Potatoes are an easy and productive crop to grow in a sunny spot in your garden. A single seed potato can produce 8 or more spuds for harvest in a relatively small space.  Plus plantings can be staggered to extend the harvest time and mature potatoes will store for ages so your home grown spuds will last and last.

The best potatoes to grow are the heirloom varieties rarely seen in supermarkets but are sold by mail order companies like The Diggers Club and Green Harvest.  When deciding what to plant, first consider how you like to eat your spuds. If you love mashed potato then look for Pink Eye or Dutch Cream. Or if you prefer them roasted try King Edward or the one Jamie Oliver and Heston Blumenthal always rave about – Maris Piper.

How to Grow Potatoes
You can grow potatoes from those in your kitchen but as potatoes are vulnerable to several diseases it’s best to use ‘certified disease free’ seed potatoes available from nurseries and mail order companies. That way you’ll always be starting from a clean slate.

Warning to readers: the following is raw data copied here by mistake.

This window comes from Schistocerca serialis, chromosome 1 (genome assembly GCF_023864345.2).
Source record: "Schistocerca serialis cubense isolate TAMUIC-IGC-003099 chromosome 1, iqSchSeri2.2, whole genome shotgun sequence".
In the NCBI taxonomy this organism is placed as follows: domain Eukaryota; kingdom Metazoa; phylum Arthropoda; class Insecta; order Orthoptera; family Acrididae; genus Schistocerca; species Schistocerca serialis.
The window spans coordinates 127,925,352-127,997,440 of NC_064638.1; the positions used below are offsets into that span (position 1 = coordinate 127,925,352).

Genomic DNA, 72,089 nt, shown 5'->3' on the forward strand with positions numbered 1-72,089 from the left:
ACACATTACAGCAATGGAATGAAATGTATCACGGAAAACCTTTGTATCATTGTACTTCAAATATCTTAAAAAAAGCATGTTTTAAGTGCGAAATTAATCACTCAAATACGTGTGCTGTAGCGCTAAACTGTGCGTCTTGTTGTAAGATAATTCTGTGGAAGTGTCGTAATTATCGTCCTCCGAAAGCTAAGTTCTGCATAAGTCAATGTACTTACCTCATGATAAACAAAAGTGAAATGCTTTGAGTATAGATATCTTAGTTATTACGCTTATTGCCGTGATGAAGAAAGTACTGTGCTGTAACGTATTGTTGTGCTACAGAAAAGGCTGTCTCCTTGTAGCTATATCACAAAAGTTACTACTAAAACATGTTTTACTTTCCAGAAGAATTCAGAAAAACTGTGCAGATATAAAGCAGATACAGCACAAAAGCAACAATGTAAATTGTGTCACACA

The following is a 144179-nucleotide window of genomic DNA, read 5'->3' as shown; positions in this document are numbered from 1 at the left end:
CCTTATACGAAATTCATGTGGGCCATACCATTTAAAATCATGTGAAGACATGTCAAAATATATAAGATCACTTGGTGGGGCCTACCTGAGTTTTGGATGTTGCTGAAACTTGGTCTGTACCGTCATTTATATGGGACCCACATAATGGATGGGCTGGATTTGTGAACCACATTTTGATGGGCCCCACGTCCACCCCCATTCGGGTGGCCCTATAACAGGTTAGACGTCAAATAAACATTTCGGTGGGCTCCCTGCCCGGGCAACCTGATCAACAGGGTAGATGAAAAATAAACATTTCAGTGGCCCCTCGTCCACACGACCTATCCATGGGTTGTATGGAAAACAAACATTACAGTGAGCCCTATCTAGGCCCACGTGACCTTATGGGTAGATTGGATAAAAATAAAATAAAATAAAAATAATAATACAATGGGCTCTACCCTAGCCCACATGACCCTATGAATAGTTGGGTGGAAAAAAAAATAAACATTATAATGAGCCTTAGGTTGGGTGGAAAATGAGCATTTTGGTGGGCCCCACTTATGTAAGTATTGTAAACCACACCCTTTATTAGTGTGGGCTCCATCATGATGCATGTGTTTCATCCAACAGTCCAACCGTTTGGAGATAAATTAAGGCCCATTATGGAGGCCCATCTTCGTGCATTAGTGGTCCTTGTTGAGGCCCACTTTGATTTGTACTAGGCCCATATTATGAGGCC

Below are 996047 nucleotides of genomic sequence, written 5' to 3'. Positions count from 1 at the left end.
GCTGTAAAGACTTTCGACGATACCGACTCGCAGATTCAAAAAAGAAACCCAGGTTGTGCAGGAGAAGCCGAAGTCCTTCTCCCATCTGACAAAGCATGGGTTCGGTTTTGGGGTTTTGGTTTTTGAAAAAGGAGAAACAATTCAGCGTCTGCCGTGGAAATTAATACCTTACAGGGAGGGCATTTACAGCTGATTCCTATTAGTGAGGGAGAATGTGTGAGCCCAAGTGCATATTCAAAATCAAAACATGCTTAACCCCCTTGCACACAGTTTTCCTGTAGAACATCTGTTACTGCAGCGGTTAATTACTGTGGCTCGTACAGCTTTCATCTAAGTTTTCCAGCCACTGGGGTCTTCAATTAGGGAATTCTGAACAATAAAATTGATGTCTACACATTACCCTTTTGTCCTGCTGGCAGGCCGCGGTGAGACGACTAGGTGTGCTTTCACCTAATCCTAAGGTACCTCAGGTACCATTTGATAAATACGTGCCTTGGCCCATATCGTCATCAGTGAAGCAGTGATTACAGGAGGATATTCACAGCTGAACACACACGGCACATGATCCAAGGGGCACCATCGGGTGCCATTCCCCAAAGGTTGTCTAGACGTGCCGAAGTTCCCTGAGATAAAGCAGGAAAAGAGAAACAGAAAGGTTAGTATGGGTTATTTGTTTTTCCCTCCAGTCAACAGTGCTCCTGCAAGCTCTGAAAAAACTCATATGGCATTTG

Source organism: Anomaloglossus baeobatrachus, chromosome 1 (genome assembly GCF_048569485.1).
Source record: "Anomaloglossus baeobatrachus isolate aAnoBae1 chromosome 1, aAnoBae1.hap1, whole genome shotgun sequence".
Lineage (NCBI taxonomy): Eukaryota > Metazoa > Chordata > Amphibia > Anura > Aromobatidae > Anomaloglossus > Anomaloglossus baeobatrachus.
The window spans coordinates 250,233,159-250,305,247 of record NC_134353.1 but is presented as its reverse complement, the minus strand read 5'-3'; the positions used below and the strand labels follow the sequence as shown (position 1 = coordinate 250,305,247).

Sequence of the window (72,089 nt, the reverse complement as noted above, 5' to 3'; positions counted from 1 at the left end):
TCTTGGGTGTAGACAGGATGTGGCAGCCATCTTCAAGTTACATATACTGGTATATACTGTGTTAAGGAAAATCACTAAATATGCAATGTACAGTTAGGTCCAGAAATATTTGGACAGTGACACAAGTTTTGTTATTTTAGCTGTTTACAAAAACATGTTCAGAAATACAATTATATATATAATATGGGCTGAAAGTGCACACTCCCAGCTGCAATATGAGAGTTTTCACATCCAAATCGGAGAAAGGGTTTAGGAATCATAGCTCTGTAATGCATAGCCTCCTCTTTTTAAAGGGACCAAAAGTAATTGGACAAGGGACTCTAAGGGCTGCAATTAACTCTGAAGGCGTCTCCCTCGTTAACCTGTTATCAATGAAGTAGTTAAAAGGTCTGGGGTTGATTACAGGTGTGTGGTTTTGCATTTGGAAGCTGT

Choose a sunny position with well drained soil that has been improved by digging through aged manure and compost. Apply some gypsum if your soil has a high clay content.

Freshly dug potatoes

Freshly dug potatoes

Some people like to chit their potatoes before planting. This involves laying the seed potatoes in light (not direct sunlight) until they grow small shoots/sprouts. Others don’t bother with this step and just plant without the shoots.  For us both approaches seem to deliver the same result but at least you now know what chitting is 🙂

Plant the seed potatoes into trenches 15-20cm deep and about 30-40cm apart.  Back fill to cover your potatoes and water in with OCP eco-seaweed. Cover with a layer of sugarcane or pea straw mulch.

Sowing Guide for Potatoes

 Growing Zone  Sowing Time
 Cool Zones  Spring, Summer
 Mediterranean Zones  Spring, Summer
 Warm & Temperate Frost Free Zones  Spring, Summer, Autumn
 Tropical & Subtropical Zones  Autumn, Winter

In warm frost free areas potatoes will grow year round but heavy summer rains and humidity can take their toll on plants. We suggest growing during the dryer months for better results.